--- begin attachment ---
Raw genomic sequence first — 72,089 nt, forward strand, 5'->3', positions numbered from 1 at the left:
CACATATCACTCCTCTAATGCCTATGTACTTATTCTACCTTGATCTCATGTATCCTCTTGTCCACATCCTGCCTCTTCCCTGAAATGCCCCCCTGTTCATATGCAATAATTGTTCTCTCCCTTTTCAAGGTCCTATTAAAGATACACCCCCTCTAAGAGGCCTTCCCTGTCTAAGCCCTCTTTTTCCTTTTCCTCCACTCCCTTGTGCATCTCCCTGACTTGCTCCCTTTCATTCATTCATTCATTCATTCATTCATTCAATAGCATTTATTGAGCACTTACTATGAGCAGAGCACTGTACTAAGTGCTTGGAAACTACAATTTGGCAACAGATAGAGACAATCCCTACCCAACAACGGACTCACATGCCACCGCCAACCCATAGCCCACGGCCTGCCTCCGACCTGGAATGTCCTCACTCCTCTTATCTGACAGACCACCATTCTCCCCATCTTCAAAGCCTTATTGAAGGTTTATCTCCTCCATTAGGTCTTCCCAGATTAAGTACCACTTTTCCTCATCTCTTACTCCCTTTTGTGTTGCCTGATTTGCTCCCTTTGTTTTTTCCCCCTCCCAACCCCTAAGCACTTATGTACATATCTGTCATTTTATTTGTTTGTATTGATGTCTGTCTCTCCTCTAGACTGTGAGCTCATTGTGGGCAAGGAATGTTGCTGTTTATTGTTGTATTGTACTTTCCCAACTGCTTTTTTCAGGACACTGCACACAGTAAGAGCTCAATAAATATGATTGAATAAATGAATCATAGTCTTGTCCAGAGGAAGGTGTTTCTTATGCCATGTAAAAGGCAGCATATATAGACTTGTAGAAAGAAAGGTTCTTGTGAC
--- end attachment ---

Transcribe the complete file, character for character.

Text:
Raw genomic sequence first — 72,089 nt, forward strand, 5'->3', positions numbered from 1 at the left:
CACATATCACTCCTCTAATGCCTATGTACTTATTCTACCTTGATCTCATGTATCCTCTTGTCCACATCCTGCCTCTTCCCTGAAATGCCCCCCTGTTCATATGCAATAATTGTTCTCTCCCTTTTCAAGGTCCTATTAAAGATACACCCCCTCTAAGAGGCCTTCCCTGTCTAAGCCCTCTTTTTCCTTTTCCTCCACTCCCTTGTGCATCTCCCTGACTTGCTCCCTTTCATTCATTCATTCATTCATTCATTCATTCAATAGCATTTATTGAGCACTTACTATGAGCAGAGCACTGTACTAAGTGCTTGGAAACTACAATTTGGCAACAGATAGAGACAATCCCTACCCAACAACGGACTCACATGCCACCGCCAACCCATAGCCCACGGCCTGCCTCCGACCTGGAATGTCCTCACTCCTCTTATCTGACAGACCACCATTCTCCCCATCTTCAAAGCCTTATTGAAGGTTTATCTCCTCCATTAGGTCTTCCCAGATTAAGTACCACTTTTCCTCATCTCTTACTCCCTTTTGTGTTGCCTGATTTGCTCCCTTTGTTTTTTCCCCCTCCCAACCCCTAAGCACTTATGTACATATCTGTCATTTTATTTGTTTGTATTGATGTCTGTCTCTCCTCTAGACTGTGAGCTCATTGTGGGCAAGGAATGTTGCTGTTTATTGTTGTATTGTACTTTCCCAACTGCTTTTTTCAGGACACTGCACACAGTAAGAGCTCAATAAATATGATTGAATAAATGAATCATAGTCTTGTCCAGAGGAAGGTGTTTCTTATGCCATGTAAAAGGCAGCATATATAGACTTGTAGAAAGAAAGGTTCTTGTGAC